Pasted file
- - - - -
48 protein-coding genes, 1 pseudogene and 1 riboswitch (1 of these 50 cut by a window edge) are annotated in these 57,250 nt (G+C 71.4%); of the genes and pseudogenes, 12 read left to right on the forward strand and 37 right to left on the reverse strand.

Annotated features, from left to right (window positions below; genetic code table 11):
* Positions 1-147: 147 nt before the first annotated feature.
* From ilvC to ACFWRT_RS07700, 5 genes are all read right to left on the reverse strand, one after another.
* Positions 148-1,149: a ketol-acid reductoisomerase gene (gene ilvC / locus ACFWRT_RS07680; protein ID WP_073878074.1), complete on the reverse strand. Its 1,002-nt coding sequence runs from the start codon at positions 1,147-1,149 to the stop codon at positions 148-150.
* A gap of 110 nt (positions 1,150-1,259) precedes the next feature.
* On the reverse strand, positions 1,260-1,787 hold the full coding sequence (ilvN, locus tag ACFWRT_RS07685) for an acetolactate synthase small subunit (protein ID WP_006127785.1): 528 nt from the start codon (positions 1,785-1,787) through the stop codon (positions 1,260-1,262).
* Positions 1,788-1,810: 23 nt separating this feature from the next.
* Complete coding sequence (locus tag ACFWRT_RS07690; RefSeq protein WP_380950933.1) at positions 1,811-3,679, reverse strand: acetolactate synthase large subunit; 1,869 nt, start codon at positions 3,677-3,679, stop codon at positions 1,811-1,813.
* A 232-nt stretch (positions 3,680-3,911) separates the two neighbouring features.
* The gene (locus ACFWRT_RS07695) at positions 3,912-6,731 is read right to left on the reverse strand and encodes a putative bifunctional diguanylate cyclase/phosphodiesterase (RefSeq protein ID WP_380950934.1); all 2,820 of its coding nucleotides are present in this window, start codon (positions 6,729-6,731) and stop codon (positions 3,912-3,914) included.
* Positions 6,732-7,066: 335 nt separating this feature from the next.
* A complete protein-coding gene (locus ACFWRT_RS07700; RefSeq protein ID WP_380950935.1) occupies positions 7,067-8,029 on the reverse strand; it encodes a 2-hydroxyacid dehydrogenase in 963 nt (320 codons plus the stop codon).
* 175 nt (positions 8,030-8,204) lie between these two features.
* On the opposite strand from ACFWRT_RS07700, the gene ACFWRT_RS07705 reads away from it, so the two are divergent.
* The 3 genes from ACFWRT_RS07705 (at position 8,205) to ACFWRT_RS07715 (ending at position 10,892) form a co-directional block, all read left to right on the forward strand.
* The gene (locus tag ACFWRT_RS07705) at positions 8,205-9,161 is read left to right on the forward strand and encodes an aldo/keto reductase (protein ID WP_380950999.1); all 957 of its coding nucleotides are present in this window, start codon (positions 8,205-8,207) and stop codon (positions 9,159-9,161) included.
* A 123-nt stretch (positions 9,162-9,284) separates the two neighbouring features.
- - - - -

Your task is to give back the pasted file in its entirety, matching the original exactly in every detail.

48 protein-coding genes, 1 pseudogene and 1 riboswitch (1 of these 50 cut by a window edge) are annotated in these 57,250 nt (G+C 71.4%); of the genes and pseudogenes, 12 read left to right on the forward strand and 37 right to left on the reverse strand.

Annotated features, from left to right (window positions below; genetic code table 11):
* Positions 1-147: 147 nt before the first annotated feature.
* From ilvC to ACFWRT_RS07700, 5 genes are all read right to left on the reverse strand, one after another.
* Positions 148-1,149: a ketol-acid reductoisomerase gene (gene ilvC / locus ACFWRT_RS07680; protein ID WP_073878074.1), complete on the reverse strand. Its 1,002-nt coding sequence runs from the start codon at positions 1,147-1,149 to the stop codon at positions 148-150.
* A gap of 110 nt (positions 1,150-1,259) precedes the next feature.
* On the reverse strand, positions 1,260-1,787 hold the full coding sequence (ilvN, locus tag ACFWRT_RS07685) for an acetolactate synthase small subunit (protein ID WP_006127785.1): 528 nt from the start codon (positions 1,785-1,787) through the stop codon (positions 1,260-1,262).
* Positions 1,788-1,810: 23 nt separating this feature from the next.
* Complete coding sequence (locus tag ACFWRT_RS07690; RefSeq protein WP_380950933.1) at positions 1,811-3,679, reverse strand: acetolactate synthase large subunit; 1,869 nt, start codon at positions 3,677-3,679, stop codon at positions 1,811-1,813.
* A 232-nt stretch (positions 3,680-3,911) separates the two neighbouring features.
* The gene (locus ACFWRT_RS07695) at positions 3,912-6,731 is read right to left on the reverse strand and encodes a putative bifunctional diguanylate cyclase/phosphodiesterase (RefSeq protein ID WP_380950934.1); all 2,820 of its coding nucleotides are present in this window, start codon (positions 6,729-6,731) and stop codon (positions 3,912-3,914) included.
* Positions 6,732-7,066: 335 nt separating this feature from the next.
* A complete protein-coding gene (locus ACFWRT_RS07700; RefSeq protein ID WP_380950935.1) occupies positions 7,067-8,029 on the reverse strand; it encodes a 2-hydroxyacid dehydrogenase in 963 nt (320 codons plus the stop codon).
* 175 nt (positions 8,030-8,204) lie between these two features.
* On the opposite strand from ACFWRT_RS07700, the gene ACFWRT_RS07705 reads away from it, so the two are divergent.
* The 3 genes from ACFWRT_RS07705 (at position 8,205) to ACFWRT_RS07715 (ending at position 10,892) form a co-directional block, all read left to right on the forward strand.
* The gene (locus tag ACFWRT_RS07705) at positions 8,205-9,161 is read left to right on the forward strand and encodes an aldo/keto reductase (protein ID WP_380950999.1); all 957 of its coding nucleotides are present in this window, start codon (positions 8,205-8,207) and stop codon (positions 9,159-9,161) included.
* A 123-nt stretch (positions 9,162-9,284) separates the two neighbouring features.